World Population Program

Human population trends are a key factor in sustainable development. We study and project how the changing composition of population matters for social, economic and the environmental change and how human health and well-being are being affected. 

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Human population matters for sustainable development in two important ways.

First, it is an agent of change, bringing about many of the  environmental, economic, and social changes that continually challenge the sustainability of our current development paths.

Second, the human population and its living conditions are the ultimate objects of development, with long-term human survival, health and well-being serving as criteria for judging whether or not development is sustainable.

Since the early days of IIASA, the World Population Program (POP) has conducted research into both the determinants and consequences of population trends at the global, regional, national and sub-national levels.

While POP has a firm foundation in formal demography, its research has greatly benefited from the interdisciplinary setting at IIASA, which has been a constant stimulus to look beyond demographic boundaries at "the whole picture" relating to human population. 

Interdisciplinary working allows researchers not only to look at the effect of a number of alternative future population trends but also how changes in society, economy, and the natural environment influence the health and mortality, migratory patterns, and reproductive behavior of human society.

Since 2011 POP is part of the Wittgenstein Centre for Demography and Global Human Capital, a collaboration between IIASA, the Vienna Institute of Demography (VID) of the Austrian Academy of Sciences and the Vienna University of Economics and Business (WU). By bringing together the strengths of all three pillars, the Wittgenstein Centre is a world leader in expanding demographic methods in order to be more relevant for the analysis of contemporary global challenges.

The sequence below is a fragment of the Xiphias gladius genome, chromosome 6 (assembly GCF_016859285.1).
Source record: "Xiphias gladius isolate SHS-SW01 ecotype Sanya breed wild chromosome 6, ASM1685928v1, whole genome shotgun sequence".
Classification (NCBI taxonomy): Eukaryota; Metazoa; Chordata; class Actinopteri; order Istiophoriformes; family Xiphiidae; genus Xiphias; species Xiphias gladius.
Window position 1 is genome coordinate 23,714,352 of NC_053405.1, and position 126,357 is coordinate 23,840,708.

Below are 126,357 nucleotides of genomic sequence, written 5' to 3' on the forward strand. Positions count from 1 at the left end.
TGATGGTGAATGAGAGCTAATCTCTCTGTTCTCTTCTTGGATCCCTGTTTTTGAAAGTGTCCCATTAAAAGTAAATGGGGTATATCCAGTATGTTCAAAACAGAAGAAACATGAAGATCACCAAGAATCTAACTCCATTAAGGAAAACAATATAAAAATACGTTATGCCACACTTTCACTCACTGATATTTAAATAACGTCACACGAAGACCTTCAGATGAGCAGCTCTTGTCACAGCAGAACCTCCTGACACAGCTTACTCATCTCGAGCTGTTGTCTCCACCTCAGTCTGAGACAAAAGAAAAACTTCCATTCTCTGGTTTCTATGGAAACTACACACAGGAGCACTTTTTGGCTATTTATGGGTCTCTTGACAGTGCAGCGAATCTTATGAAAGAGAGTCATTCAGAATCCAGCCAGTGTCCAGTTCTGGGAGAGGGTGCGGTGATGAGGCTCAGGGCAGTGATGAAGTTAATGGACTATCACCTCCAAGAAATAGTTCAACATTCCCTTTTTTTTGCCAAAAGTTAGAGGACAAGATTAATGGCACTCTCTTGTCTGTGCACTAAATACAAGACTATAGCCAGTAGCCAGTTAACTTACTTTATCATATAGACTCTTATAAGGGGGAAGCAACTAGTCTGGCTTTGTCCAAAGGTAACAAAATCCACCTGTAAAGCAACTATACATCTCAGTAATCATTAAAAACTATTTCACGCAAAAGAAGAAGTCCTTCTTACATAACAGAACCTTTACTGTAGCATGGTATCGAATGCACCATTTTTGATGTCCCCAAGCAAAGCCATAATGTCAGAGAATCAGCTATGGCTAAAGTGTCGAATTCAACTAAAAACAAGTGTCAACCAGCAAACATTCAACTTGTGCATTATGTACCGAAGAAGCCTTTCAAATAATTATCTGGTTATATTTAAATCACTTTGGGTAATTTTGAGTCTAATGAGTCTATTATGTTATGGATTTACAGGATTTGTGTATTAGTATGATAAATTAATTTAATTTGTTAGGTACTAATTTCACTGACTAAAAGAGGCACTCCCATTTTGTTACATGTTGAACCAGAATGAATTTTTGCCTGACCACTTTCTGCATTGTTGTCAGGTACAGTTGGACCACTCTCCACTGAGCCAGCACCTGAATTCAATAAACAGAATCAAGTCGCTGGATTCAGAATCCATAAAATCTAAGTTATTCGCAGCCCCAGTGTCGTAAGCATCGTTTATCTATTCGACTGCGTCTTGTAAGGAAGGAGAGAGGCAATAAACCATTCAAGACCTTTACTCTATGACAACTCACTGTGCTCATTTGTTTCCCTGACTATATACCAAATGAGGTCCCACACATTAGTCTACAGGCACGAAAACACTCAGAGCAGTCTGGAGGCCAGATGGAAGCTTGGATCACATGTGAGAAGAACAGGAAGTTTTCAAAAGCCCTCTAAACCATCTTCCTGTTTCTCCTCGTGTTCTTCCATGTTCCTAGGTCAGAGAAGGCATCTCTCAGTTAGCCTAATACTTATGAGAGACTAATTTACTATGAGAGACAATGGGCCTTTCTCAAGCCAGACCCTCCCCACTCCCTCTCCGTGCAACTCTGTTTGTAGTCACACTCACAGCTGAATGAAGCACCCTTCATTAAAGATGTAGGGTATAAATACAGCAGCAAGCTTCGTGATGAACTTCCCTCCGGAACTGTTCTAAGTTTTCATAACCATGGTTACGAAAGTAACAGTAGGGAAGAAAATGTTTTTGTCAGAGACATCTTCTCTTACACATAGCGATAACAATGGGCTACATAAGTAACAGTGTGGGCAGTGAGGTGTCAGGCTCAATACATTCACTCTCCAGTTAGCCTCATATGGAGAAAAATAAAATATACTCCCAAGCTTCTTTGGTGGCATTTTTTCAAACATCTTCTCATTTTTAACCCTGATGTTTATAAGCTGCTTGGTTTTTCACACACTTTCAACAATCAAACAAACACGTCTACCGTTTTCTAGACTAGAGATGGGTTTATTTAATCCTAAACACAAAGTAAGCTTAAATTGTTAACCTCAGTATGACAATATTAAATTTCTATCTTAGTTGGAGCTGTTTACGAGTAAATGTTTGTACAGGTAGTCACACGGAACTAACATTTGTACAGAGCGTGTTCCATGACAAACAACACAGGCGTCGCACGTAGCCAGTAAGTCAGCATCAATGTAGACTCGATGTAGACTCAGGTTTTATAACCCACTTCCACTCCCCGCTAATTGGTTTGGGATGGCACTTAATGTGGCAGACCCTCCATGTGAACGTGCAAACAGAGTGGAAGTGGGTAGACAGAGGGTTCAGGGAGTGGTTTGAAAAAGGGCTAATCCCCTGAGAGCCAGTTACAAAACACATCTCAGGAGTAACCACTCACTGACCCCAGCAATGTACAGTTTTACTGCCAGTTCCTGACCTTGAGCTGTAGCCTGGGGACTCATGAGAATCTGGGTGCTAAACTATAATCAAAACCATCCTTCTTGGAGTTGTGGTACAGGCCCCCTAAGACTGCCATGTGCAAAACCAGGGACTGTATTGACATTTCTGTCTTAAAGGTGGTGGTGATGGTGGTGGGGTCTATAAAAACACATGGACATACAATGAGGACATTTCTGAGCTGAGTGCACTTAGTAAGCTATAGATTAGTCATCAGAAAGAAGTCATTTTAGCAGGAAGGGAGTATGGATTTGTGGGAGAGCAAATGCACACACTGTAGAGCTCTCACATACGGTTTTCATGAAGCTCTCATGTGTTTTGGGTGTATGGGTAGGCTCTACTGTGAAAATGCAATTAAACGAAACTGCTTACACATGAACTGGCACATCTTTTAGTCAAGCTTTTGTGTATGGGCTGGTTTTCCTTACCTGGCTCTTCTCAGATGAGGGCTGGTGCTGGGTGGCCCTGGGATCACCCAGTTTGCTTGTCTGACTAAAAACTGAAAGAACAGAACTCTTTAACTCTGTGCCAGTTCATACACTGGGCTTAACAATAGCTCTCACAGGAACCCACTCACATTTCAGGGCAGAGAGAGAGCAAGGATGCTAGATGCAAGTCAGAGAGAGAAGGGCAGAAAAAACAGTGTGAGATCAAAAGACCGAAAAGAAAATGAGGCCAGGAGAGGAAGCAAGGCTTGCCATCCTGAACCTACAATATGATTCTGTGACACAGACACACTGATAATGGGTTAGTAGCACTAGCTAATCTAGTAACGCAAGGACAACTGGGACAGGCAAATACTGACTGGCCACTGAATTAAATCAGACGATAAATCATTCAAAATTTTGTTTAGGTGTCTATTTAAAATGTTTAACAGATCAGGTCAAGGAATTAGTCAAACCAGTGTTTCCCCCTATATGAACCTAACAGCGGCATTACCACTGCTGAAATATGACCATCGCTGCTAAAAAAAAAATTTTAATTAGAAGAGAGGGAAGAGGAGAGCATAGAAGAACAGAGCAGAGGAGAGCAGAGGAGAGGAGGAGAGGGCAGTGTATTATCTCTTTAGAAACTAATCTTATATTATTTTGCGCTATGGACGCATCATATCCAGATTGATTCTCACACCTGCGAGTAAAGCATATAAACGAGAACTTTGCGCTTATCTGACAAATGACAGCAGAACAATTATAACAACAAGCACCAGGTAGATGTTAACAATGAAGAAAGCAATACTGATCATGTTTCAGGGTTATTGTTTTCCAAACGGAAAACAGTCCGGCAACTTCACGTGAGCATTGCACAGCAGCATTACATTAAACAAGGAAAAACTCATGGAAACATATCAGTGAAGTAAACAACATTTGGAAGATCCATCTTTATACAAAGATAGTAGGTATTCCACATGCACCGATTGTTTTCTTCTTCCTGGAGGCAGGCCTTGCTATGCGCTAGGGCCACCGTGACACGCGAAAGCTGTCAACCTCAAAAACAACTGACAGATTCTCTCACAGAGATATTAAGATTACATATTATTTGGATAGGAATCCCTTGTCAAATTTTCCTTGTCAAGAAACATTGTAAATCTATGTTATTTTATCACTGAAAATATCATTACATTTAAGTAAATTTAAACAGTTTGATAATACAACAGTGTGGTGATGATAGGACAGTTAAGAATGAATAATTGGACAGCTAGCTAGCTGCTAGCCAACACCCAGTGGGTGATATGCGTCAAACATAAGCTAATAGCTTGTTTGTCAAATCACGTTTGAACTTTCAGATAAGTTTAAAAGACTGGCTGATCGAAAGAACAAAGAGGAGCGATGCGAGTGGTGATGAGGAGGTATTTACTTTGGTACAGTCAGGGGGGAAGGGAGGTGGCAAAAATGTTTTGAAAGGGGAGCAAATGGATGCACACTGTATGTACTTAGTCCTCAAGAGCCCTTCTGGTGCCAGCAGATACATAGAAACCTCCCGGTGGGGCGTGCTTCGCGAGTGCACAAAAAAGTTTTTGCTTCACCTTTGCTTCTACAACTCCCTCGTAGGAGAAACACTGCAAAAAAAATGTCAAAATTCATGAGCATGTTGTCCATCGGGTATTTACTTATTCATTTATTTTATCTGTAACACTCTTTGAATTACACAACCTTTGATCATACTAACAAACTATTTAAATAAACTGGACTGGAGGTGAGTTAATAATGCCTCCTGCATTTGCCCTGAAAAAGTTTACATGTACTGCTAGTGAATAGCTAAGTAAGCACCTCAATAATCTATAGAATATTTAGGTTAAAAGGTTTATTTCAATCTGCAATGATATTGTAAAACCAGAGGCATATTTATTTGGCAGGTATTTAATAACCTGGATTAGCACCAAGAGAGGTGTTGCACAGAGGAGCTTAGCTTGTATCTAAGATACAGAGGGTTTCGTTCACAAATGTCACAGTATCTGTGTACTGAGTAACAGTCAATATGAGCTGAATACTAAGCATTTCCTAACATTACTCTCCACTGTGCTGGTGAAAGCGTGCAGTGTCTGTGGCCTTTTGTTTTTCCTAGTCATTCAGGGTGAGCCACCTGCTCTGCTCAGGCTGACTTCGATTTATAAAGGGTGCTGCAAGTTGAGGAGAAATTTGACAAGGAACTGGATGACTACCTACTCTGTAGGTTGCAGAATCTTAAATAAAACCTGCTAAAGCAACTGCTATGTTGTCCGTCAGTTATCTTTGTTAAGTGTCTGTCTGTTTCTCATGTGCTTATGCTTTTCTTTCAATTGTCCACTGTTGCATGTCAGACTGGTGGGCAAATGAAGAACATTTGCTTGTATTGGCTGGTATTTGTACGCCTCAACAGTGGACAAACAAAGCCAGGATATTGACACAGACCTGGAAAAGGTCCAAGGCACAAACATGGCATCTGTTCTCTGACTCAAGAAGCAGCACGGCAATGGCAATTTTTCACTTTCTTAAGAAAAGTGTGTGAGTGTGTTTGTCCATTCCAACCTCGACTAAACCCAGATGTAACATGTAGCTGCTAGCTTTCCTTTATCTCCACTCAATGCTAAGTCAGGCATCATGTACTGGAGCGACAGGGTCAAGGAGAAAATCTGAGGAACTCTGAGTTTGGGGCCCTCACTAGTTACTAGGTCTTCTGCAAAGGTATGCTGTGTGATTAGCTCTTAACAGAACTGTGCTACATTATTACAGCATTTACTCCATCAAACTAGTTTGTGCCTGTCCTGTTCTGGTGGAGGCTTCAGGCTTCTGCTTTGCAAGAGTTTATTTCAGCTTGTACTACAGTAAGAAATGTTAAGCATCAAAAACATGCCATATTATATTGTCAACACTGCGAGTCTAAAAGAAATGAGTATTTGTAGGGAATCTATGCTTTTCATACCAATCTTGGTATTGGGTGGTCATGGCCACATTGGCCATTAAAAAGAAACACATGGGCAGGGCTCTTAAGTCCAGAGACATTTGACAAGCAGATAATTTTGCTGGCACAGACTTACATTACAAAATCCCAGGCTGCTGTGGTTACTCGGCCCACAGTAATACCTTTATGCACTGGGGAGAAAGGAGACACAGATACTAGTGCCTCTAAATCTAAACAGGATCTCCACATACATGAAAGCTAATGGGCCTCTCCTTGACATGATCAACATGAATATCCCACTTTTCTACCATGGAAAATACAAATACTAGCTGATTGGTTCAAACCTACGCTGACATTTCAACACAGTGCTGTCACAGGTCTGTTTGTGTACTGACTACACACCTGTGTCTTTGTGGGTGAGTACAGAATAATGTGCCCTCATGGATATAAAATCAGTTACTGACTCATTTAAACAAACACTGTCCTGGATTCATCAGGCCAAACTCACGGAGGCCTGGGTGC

Featured Publications

Steiber N (2015)

Population aging at cross-roads: diverging secular trends in average cognitive functioning and physical health in the older population of Germany

PLoS ONE, 10(8):e0136583 [August 2015] More

Witvorapong N, Muttarak R, Pothisiri W (2015)

Social participation and disaster risk reduction behaviors in tsunami prone areas

PLoS ONE, 10(7):e0130862 (8 July 2015) More

Sanderson WC, Scherbov S (2015)

Faster increases in human life expectancy could lead to slower population aging

PLoS ONE, 10(4):e0121922 (April 2015) More

Lutz W, Muttarak R, Striessnig E (2014)

Universal education is key to enhanced climate adaptation

Science, 346(6213):1061-1062 (28 November 2014) More

Lutz W, Butz WP, KC S (Eds) (2014)

World Population & Human Capital in the Twenty-first Century

Oxford University Press, UK (October 2014) More

Weber D, Skirbekk V, Freund I, Herlitz A (2014)

The changing face of cognitive gender differences in Europe

PNAS, 111(32):11673-11678 (12 August 2014) (Published online 28 July 2014) More

Sanderson WC, Scherbov S (2014)

Measuring the speed of aging across population subgroups

PLoS ONE, 9(5):e96289 (7 May 2014) More

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Last edited: 02 September 2015


Wolfgang Lutz

Program Director

World Population

T +43(0) 2236 807 294


Katja Scherbov

Administrative Assistant: Research Group

World Population

T +43(0) 2236 807 280

Research overview

Read how POP began

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International Institute for Applied Systems Analysis (IIASA)
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Phone: (+43 2236) 807 0 Fax:(+43 2236) 71 313